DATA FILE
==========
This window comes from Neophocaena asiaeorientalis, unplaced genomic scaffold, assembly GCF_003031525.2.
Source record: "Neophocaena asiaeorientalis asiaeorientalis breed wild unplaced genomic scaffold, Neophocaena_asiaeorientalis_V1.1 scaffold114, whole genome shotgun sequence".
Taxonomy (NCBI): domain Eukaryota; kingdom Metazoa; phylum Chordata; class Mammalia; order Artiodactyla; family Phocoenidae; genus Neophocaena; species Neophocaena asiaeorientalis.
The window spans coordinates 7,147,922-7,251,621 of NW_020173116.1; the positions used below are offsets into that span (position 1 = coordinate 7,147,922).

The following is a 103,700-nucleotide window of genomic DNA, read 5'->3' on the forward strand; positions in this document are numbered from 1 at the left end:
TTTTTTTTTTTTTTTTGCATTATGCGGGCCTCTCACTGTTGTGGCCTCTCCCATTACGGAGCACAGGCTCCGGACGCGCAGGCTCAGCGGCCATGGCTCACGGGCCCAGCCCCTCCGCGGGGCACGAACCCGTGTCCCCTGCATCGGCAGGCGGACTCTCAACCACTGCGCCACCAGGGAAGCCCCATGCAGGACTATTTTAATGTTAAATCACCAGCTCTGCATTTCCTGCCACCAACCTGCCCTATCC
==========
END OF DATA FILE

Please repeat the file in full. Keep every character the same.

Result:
This window comes from Neophocaena asiaeorientalis, unplaced genomic scaffold, assembly GCF_003031525.2.
Source record: "Neophocaena asiaeorientalis asiaeorientalis breed wild unplaced genomic scaffold, Neophocaena_asiaeorientalis_V1.1 scaffold114, whole genome shotgun sequence".
Taxonomy (NCBI): domain Eukaryota; kingdom Metazoa; phylum Chordata; class Mammalia; order Artiodactyla; family Phocoenidae; genus Neophocaena; species Neophocaena asiaeorientalis.
The window spans coordinates 7,147,922-7,251,621 of NW_020173116.1; the positions used below are offsets into that span (position 1 = coordinate 7,147,922).

The following is a 103,700-nucleotide window of genomic DNA, read 5'->3' on the forward strand; positions in this document are numbered from 1 at the left end:
TTTTTTTTTTTTTTTTGCATTATGCGGGCCTCTCACTGTTGTGGCCTCTCCCATTACGGAGCACAGGCTCCGGACGCGCAGGCTCAGCGGCCATGGCTCACGGGCCCAGCCCCTCCGCGGGGCACGAACCCGTGTCCCCTGCATCGGCAGGCGGACTCTCAACCACTGCGCCACCAGGGAAGCCCCATGCAGGACTATTTTAATGTTAAATCACCAGCTCTGCATTTCCTGCCACCAACCTGCCCTATCC